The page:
Author Biography

Boyka Stefanova is an Associate Professor of Political Science in the Department of Political Science & Geography at the University of Texas at San Antonio. She specializes in European politics, European Union studies, and foreign policy. Dr. Stefanova earned her Ph.D. in Political Science at the University of Delaware, and a Doctorate in Economics at the University of National and World Economy in Bulgaria. Her research interests focus on political conflict, European governance, territoriality and politics in the context of European integration, and security issues in Europe. Her publications examine a variety of topics in these research areas. Dr. Stefanova has published two books: "The War on Terror in Comparative Perspective" (co-edited with Mark J. Miller) with Palgrave (2007) and "The Europeanization of Conflict Resolution: Regional Integration and Conflicts in Europe from the 1950s to the 21st century" with Manchester University Press (2011).



Subject Area Keywords

Central Asia, Energy security, Europe and EU, Russia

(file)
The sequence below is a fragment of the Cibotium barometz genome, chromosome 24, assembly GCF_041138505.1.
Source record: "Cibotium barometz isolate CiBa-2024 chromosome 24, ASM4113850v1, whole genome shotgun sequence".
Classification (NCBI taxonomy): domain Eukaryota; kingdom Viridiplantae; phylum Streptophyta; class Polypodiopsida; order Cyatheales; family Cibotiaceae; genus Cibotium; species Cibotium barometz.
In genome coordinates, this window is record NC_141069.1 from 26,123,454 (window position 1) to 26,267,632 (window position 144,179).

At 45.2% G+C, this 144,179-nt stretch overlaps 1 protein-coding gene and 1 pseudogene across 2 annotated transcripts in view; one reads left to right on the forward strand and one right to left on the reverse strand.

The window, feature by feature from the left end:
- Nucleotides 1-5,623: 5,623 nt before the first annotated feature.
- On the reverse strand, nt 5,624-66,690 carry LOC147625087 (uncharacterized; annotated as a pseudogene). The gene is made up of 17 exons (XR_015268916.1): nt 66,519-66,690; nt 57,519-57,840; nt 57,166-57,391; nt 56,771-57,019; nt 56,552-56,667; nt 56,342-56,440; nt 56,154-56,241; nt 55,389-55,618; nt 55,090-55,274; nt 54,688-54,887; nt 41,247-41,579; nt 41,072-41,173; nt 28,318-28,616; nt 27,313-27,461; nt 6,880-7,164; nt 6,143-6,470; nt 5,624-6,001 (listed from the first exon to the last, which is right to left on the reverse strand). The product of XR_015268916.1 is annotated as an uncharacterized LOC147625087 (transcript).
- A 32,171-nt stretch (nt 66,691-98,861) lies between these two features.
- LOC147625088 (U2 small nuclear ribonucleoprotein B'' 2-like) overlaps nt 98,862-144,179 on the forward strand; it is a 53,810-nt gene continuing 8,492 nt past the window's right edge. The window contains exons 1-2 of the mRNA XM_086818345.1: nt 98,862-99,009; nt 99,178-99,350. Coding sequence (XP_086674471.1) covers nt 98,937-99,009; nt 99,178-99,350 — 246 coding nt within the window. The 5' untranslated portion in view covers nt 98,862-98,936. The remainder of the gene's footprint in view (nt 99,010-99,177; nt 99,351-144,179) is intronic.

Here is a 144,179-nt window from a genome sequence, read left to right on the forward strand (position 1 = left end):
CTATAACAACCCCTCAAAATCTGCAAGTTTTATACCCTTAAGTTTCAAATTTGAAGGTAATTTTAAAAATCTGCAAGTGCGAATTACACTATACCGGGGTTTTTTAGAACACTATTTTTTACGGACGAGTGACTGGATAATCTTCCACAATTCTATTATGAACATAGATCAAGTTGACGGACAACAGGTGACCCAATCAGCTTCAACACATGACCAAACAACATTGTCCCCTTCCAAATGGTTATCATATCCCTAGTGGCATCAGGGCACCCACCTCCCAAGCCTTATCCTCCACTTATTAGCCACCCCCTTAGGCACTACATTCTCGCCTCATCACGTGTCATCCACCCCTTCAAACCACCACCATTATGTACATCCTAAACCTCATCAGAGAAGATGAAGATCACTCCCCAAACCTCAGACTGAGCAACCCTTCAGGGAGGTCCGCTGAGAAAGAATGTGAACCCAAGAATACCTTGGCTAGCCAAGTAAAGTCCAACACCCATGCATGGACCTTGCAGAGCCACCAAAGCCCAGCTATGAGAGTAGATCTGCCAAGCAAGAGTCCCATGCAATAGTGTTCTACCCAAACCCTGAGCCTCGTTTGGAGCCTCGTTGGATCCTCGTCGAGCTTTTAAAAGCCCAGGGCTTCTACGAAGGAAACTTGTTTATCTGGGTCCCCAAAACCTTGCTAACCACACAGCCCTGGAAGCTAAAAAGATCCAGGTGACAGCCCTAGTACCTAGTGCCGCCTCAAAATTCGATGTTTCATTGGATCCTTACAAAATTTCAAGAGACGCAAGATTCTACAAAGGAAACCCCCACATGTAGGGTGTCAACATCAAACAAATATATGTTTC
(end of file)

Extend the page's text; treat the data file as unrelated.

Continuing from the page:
This article examines the European Union's (EU) approach to energy security on the example of its natural gas imports from Russia, the largest supplier of gas to European markets. Two major projects, Nord Stream in the Northern and Western part of the EU, and Nabucco in South-Central Europe, demonstrate opposing energy security strategies, seemingly at odds with the EU objective of achieving energy independence from Russia. The question arises: Are these strategies sustainable? How can they be reconciled and pursued under a common policy? The main argument is that such conflicting sub-regional policy initiatives are amenable to progressive realignment and serve common security objectives. The article examines the Nord Stream and Nabucco pipelines in the context of the Third Energy Package, a set of policy instruments for the creation of an EU-wide internal energy market. It demonstrates that the energy security strategies pursued through Nord Stream and Nabucco fit well with the logic of the internal market reflected in premises of flexibility and efficiency. The article concludes that the security of the EU's energy market may be pursued in practice by applying different formulas relying on a variable mix of networks, partnerships, and market integration with non-members.